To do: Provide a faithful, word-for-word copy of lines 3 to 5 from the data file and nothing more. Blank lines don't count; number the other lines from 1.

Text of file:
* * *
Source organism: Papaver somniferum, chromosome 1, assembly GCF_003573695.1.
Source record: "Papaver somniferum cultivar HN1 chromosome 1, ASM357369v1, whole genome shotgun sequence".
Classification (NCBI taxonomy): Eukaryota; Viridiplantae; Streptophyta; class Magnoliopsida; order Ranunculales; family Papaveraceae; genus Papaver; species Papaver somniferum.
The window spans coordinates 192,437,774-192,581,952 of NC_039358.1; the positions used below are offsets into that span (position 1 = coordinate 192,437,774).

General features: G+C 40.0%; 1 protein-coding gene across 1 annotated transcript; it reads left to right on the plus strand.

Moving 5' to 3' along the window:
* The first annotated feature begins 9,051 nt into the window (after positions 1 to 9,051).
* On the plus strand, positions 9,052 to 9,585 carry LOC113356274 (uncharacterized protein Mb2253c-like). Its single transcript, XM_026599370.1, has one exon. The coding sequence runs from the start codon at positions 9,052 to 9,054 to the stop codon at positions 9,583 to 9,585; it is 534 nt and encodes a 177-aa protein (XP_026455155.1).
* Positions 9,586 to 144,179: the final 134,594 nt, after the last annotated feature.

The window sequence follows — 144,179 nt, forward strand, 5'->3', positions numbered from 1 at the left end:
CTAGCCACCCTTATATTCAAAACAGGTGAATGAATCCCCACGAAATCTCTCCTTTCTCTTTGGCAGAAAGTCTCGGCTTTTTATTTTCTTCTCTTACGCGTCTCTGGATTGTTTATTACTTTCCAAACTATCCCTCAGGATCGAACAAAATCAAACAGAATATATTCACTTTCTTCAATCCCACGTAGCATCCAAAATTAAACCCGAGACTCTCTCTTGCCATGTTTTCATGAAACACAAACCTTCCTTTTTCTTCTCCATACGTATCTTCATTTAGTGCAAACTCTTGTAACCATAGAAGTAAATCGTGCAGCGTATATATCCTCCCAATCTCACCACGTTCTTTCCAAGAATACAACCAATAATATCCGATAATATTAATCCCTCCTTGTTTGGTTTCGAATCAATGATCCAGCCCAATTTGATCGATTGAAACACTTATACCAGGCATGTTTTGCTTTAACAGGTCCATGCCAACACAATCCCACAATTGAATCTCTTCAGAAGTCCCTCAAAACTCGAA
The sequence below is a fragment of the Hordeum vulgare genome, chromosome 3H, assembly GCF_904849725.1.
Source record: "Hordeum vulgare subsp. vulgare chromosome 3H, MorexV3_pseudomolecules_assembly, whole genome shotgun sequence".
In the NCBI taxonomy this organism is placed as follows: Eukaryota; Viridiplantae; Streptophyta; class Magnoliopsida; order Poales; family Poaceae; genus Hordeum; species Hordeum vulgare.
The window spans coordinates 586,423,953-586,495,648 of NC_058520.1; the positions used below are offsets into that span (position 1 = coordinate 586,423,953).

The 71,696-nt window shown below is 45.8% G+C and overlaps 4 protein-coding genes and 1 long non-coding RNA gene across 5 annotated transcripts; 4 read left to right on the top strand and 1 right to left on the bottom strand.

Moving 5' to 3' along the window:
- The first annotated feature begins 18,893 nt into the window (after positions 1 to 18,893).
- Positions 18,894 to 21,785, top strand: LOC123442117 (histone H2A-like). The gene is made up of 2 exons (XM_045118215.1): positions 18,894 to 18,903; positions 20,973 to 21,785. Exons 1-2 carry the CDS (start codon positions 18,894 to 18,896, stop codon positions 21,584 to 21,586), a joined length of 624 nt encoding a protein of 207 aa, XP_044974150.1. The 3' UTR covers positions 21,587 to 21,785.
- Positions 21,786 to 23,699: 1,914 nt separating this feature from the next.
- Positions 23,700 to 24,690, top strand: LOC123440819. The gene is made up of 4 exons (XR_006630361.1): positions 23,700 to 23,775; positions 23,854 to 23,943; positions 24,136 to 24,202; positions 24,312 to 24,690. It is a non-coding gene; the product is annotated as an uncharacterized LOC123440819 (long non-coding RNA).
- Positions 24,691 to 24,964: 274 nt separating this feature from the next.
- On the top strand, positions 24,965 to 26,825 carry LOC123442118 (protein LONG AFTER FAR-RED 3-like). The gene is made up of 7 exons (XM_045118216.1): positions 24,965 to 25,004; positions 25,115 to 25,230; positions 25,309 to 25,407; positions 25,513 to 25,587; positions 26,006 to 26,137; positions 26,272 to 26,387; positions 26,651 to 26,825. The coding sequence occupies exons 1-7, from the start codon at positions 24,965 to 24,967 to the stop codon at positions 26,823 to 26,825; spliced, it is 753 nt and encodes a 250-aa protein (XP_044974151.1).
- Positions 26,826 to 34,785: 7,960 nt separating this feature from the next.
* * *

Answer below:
Classification (NCBI taxonomy): Eukaryota; Viridiplantae; Streptophyta; class Magnoliopsida; order Ranunculales; family Papaveraceae; genus Papaver; species Papaver somniferum.
The window spans coordinates 192,437,774-192,581,952 of NC_039358.1; the positions used below are offsets into that span (position 1 = coordinate 192,437,774).

General features: G+C 40.0%; 1 protein-coding gene across 1 annotated transcript; it reads left to right on the plus strand.